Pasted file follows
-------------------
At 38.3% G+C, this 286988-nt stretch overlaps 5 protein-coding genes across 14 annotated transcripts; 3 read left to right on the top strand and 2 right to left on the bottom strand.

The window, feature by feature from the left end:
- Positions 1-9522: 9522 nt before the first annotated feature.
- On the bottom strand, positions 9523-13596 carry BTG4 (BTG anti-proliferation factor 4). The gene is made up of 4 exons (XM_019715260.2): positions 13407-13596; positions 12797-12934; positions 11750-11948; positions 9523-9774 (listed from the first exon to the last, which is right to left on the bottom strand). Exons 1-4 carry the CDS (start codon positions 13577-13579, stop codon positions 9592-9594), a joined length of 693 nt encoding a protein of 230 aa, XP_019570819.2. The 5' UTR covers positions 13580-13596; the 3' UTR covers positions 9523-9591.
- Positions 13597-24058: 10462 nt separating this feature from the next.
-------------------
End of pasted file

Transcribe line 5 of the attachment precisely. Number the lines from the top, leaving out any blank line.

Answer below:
- Positions 13597-24058: 10462 nt separating this feature from the next.